|Publication number||US5507318 A|
|Application number||US 08/317,576|
|Publication date||Apr 16, 1996|
|Filing date||Oct 4, 1994|
|Priority date||Oct 4, 1994|
|Publication number||08317576, 317576, US 5507318 A, US 5507318A, US-A-5507318, US5507318 A, US5507318A|
|Inventors||Kevin L. Israelson|
|Original Assignee||Walbro Corporation|
|Export Citation||BiBTeX, EndNote, RefMan|
|Patent Citations (5), Referenced by (41), Classifications (8), Legal Events (9)|
|External Links: USPTO, USPTO Assignment, Espacenet|
This invention relates to an umbrella-type check valve typically used in a fuel pump and more particularly to a valve and seat construction that prevents excessive deflection of the check valve as it opens and closes.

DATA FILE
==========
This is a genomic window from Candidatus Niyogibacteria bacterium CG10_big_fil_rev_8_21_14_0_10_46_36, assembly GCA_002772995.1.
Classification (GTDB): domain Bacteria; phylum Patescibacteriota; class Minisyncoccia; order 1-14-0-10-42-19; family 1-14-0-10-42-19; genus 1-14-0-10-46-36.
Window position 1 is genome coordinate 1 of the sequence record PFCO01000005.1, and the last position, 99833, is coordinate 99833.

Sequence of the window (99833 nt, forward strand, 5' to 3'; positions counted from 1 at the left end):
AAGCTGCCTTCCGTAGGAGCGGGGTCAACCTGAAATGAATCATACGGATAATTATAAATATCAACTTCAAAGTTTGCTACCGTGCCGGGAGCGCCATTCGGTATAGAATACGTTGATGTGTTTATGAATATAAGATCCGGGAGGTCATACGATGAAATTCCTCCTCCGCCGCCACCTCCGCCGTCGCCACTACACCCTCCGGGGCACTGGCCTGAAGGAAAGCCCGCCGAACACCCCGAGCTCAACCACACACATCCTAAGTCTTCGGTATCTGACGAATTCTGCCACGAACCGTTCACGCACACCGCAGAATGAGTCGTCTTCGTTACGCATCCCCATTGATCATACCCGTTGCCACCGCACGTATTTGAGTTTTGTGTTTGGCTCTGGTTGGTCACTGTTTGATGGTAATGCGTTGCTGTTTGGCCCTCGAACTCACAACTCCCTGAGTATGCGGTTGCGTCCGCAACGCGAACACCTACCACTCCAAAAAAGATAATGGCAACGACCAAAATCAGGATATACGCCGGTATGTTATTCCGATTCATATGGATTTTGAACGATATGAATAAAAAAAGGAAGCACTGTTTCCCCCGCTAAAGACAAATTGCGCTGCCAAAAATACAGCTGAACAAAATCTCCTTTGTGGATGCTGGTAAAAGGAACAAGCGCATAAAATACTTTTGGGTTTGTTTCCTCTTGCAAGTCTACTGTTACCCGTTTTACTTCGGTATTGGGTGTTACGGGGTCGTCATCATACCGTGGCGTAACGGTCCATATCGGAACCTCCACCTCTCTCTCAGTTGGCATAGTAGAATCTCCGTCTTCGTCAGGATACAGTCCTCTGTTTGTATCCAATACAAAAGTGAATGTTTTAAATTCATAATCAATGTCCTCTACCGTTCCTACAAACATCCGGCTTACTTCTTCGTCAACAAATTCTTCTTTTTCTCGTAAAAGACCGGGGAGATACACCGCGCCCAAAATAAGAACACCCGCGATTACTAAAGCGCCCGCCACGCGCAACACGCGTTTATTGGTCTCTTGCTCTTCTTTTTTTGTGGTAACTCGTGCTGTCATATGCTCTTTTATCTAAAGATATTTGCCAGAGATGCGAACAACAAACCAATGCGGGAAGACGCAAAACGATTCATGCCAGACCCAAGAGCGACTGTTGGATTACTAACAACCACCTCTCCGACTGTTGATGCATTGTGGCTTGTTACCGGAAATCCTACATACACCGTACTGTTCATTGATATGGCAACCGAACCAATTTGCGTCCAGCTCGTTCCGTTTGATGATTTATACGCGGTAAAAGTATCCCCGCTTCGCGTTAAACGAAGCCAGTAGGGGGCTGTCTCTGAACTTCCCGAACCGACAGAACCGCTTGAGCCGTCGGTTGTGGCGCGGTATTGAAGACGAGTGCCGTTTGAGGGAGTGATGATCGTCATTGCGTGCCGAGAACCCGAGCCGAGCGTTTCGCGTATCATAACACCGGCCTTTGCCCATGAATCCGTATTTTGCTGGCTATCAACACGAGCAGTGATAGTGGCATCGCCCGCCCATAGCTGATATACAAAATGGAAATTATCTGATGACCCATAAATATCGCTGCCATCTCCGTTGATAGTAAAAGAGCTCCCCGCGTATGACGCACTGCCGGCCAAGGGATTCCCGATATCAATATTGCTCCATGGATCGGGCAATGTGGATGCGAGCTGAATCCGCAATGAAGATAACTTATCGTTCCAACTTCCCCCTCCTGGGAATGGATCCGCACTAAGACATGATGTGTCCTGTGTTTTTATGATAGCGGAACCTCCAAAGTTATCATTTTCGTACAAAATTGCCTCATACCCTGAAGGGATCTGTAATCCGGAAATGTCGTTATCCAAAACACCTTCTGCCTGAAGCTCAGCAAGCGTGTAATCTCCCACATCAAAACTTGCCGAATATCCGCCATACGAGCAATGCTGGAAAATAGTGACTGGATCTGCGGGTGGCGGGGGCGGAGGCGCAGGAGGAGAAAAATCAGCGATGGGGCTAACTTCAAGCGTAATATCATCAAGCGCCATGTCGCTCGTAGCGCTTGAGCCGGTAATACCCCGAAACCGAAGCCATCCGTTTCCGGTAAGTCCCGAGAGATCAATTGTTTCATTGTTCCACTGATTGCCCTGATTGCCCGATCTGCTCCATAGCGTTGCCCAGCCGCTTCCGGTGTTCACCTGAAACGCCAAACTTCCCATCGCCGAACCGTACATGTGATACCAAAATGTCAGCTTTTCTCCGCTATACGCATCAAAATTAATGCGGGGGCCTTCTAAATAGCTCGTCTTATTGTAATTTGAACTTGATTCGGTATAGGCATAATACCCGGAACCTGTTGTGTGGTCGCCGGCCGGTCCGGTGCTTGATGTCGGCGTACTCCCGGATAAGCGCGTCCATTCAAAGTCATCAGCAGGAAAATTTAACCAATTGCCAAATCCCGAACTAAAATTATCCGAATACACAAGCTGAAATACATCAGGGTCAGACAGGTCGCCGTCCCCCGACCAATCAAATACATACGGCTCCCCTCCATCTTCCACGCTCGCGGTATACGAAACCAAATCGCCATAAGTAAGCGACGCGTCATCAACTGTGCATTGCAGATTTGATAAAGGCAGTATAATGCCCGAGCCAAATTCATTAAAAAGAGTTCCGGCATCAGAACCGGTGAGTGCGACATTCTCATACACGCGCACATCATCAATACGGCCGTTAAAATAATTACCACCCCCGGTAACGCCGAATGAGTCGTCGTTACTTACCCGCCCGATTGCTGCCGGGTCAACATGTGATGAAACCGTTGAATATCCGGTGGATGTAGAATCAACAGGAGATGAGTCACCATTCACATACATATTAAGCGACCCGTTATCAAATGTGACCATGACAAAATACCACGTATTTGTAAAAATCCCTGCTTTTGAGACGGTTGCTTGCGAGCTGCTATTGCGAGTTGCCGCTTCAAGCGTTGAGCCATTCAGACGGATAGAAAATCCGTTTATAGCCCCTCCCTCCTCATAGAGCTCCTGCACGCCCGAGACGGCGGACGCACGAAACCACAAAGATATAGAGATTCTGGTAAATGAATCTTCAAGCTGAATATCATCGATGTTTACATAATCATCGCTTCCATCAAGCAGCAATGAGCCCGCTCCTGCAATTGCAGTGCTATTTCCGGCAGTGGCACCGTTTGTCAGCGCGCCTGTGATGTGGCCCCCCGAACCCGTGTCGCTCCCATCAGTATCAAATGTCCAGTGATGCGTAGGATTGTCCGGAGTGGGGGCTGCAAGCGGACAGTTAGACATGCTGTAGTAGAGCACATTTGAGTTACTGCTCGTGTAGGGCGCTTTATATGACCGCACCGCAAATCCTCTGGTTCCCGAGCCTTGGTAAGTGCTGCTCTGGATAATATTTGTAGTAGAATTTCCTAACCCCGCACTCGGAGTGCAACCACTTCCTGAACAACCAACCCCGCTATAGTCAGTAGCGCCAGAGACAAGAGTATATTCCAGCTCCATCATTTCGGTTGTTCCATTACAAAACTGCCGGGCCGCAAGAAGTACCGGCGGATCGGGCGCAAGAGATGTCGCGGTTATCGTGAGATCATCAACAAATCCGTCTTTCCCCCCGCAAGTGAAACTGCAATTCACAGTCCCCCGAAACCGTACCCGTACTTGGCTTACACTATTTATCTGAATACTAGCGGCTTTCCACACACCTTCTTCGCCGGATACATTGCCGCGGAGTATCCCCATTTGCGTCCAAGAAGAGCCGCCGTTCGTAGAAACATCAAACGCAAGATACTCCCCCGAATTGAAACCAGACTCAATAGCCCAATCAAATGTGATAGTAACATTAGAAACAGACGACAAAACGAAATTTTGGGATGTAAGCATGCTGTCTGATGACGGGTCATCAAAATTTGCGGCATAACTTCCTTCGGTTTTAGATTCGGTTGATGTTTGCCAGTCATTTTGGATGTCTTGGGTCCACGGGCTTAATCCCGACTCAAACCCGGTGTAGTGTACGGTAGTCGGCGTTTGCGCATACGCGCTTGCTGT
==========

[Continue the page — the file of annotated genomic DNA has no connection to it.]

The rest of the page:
It is common to employ umbrella-type check valves in an impulse fuel pump typically used with conventional two-cycle internal combustion engines. During operation of such engines, variations in operating speed and throttle condition produce generally corresponding changes in the pressure of the gaseous components of the fuel and air mixture within a crankcase. It is understood, of course, that the crankcase chamber may be considered a pulse chamber associated with the engine and within which fluid pressure pulses are created in response to the reciprocating movement of the piston therein. It is thus generally known that fuel is supplied to the engine through the fuel pump in direct response to engine generated, positive and negative pressure conditions within the crankcase. The check valves in the fuel pump are responsive to the positive and negative pressure changes produced by the pressure pulses from the crankcase to open and close and thus control fuel flow to the engine.